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www.animal-liberation.at / english / archive / 2007 / switzerland

Animal Liberation Workshop 2007 in Switzerland

Fourth international ALW
from 20.-21. October in Luzern

In Switzerland, the animal rights movement has slowed down a little in recent years. Switzerland has rather better animal welfare laws compared to international standards, and there are many activists, but it seems that there are not many people willing to organize demos or events, there are few active organisations and no nationwide focused campaigns. As a movement, Switzerland is looking over their eastern border towards Austria for inspiration.

The Animal Liberation Workshop ALW was organized at the Café Parterre in Luzern, in the centre of Switzerland. The Café provided good vegan food for all. Although only activists from Switzerland and Austria participated, the workshop was held in English, since many of the Swiss activists had French or Italian as their native languages.

The plattform AZOT was founded recently in Switzerland, in order to start a nationwide campaign against the circus Knie, which is not just a very big circus with countless animals including 8 elephants. Circus Knie is also pampered by the press and seen as a national heritage by the public. But that was not too different with the circus Knie in Austria, run by a brother of its Swiss counterpart, against whom Austrian activists had instigated a hard hitting campaign from 1996-2002, ending with a ban on wild animals in circuses.

AZOT, however, stress very much that they would not be content with a wild animal ban, but want all nonhuman animals banned from circuses full stop. Still, the Austrian campaign and its experiences is obviously of central interest to Swiss activists and made a good starting point for the workshop. AZOT has so far organized 2 demos against the circus Knie.

With almost 80 participants, this ALW was larger than all other international ALWs before. There was also a demo organized at this ALW, which took place on Saturday morning against the circus Knie. 300 people joined the demo march through town and out to the circus. The demo was very noisy and aggressive, supported by a van blasting out techno music. Ever so often, speeches were held against animal abuse and animal circuses in German, Italian and French. Actually, the circus wanted to parade through town with its elephants on this morning to promote its shows, but thought better of it and dropped the plans.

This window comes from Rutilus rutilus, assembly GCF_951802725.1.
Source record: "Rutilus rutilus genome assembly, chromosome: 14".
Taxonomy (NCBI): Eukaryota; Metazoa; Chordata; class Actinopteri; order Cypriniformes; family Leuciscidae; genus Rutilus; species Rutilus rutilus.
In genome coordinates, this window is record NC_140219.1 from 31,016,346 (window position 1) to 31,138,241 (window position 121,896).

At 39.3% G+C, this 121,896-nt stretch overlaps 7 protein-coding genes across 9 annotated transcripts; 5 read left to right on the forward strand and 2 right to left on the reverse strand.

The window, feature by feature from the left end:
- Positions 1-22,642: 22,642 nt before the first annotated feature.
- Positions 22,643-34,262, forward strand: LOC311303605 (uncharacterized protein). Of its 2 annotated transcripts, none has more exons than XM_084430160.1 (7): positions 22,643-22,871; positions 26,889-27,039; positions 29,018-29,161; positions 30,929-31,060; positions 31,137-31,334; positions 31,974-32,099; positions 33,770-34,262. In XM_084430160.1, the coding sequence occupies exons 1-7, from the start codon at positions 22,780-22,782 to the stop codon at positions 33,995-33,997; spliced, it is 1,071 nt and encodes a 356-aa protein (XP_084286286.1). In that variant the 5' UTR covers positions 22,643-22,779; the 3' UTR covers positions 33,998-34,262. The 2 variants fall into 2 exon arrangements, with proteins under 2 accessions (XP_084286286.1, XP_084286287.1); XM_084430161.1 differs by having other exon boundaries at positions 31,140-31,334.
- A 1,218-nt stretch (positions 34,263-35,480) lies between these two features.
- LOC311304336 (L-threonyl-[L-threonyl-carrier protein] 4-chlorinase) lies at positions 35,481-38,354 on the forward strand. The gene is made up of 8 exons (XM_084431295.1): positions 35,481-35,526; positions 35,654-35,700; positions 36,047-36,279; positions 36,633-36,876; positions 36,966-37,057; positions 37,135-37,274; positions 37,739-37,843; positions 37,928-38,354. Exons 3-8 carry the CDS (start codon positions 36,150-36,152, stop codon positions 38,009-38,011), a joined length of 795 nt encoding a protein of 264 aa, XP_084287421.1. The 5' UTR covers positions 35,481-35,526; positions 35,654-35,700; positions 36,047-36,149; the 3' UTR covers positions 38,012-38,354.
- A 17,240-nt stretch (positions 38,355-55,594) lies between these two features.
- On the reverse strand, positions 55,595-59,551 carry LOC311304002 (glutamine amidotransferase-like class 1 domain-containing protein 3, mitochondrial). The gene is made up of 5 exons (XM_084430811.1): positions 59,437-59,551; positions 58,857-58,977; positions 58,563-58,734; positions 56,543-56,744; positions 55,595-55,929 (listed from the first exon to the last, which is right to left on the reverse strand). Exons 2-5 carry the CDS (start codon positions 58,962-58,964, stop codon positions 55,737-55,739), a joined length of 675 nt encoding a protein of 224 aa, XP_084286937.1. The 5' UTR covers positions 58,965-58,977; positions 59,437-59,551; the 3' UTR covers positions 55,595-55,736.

Activists had been prepared with a blockade and a banner drop, but after the circus had changed plans, the demo march took place nevertheless. Feeling threatened, the circus sent a man to spy on the animal liberation workshop, but he was discovered and sent away, not before he threatened with violence should a campaign against the circus go ahead.

The peaceful demo march was disrupted by police madness. Near the circus, suddenly quite a few police officers in riot gear with rubber bullet guns and tear gas grenades turned up and started provoking activists and push them around. But the activists stayed calm, moved back a little and finished their protest in their own time. The so-called clown army of activists took over the dealings with police, but police reacted totally childishly and violent to the clown gimmicks, and were clearly out for a fight that morning.

After the demo, the ALW continued. On Saturday, topics were animal rights philosophy, different forms of protest and actions, civil rights and campaign experiences. Participants from Switzerland reported on their activities and the citizens’ rights against police were outlined. Police repression, however, is unbelievably harsh in Switzerland. An activist was held for 4 months on remand for putting up anti-vivisection graffiti, and frequently authorities ban leafleting on demos or showing placards that might deter people from shopping.

To register a demo, Swiss activists have to pay some 100 Euro, which means only rich people can afford continued protests. It seems that a concerted effort is necessary to establish a free space to protest in Switzerland.

On Saturday evening, Keith Mann spoke on the history of the radical animal rights movement and presented his new book on this subject. Also, he showed the film “Behind the Mask”, which also features him, and which outlines the motivation behind radical activism for animal rights. Stipulated by Keith Mann, postcards were sent to all animal rights prisoners around the world.

On Sunday, topics were campaign strategies, investigations, open liberations, founding animal rights groups and the Austrian trial for personhood of a chimp. After the ALW, some participants visited the newly formed local animal sanctuary and a centre for meditation and animal protection in the mountains nearby. The ALW in Switzerland was a very positive experience and might have provided just the spark that was needed to turn the highly charged Swiss movement into a big fire.